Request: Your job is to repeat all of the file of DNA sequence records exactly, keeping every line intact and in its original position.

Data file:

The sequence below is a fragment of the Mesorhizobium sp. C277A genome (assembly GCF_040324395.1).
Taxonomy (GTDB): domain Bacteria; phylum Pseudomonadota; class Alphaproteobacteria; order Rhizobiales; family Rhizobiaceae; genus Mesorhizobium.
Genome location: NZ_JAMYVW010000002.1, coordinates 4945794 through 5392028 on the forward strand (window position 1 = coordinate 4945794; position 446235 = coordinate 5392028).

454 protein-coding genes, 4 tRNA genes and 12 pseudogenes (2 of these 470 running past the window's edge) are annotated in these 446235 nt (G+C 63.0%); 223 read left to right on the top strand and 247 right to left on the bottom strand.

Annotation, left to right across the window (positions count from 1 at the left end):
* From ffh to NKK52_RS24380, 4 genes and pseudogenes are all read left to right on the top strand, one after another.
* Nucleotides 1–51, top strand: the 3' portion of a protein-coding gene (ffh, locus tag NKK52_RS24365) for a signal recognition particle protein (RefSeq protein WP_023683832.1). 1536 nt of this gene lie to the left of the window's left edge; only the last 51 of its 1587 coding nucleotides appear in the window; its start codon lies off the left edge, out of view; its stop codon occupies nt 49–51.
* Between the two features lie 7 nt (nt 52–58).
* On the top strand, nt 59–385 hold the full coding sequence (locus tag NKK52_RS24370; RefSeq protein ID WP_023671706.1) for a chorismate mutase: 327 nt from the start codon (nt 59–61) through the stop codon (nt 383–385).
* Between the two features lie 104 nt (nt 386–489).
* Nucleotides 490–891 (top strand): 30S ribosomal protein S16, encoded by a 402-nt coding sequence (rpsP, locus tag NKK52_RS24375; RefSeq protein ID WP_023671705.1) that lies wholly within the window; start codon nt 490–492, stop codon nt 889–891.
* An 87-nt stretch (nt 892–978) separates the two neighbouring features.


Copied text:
The sequence below is a fragment of the Mesorhizobium sp. C277A genome (assembly GCF_040324395.1).
Taxonomy (GTDB): domain Bacteria; phylum Pseudomonadota; class Alphaproteobacteria; order Rhizobiales; family Rhizobiaceae; genus Mesorhizobium.
Genome location: NZ_JAMYVW010000002.1, coordinates 4945794 through 5392028 on the forward strand (window position 1 = coordinate 4945794; position 446235 = coordinate 5392028).

454 protein-coding genes, 4 tRNA genes and 12 pseudogenes (2 of these 470 running past the window's edge) are annotated in these 446235 nt (G+C 63.0%); 223 read left to right on the top strand and 247 right to left on the bottom strand.

Annotation, left to right across the window (positions count from 1 at the left end):
* From ffh to NKK52_RS24380, 4 genes and pseudogenes are all read left to right on the top strand, one after another.
* Nucleotides 1–51, top strand: the 3' portion of a protein-coding gene (ffh, locus tag NKK52_RS24365) for a signal recognition particle protein (RefSeq protein WP_023683832.1). 1536 nt of this gene lie to the left of the window's left edge; only the last 51 of its 1587 coding nucleotides appear in the window; its start codon lies off the left edge, out of view; its stop codon occupies nt 49–51.
* Between the two features lie 7 nt (nt 52–58).
* On the top strand, nt 59–385 hold the full coding sequence (locus tag NKK52_RS24370; RefSeq protein ID WP_023671706.1) for a chorismate mutase: 327 nt from the start codon (nt 59–61) through the stop codon (nt 383–385).
* Between the two features lie 104 nt (nt 386–489).
* Nucleotides 490–891 (top strand): 30S ribosomal protein S16, encoded by a 402-nt coding sequence (rpsP, locus tag NKK52_RS24375; RefSeq protein ID WP_023671705.1) that lies wholly within the window; start codon nt 490–492, stop codon nt 889–891.
* An 87-nt stretch (nt 892–978) separates the two neighbouring features.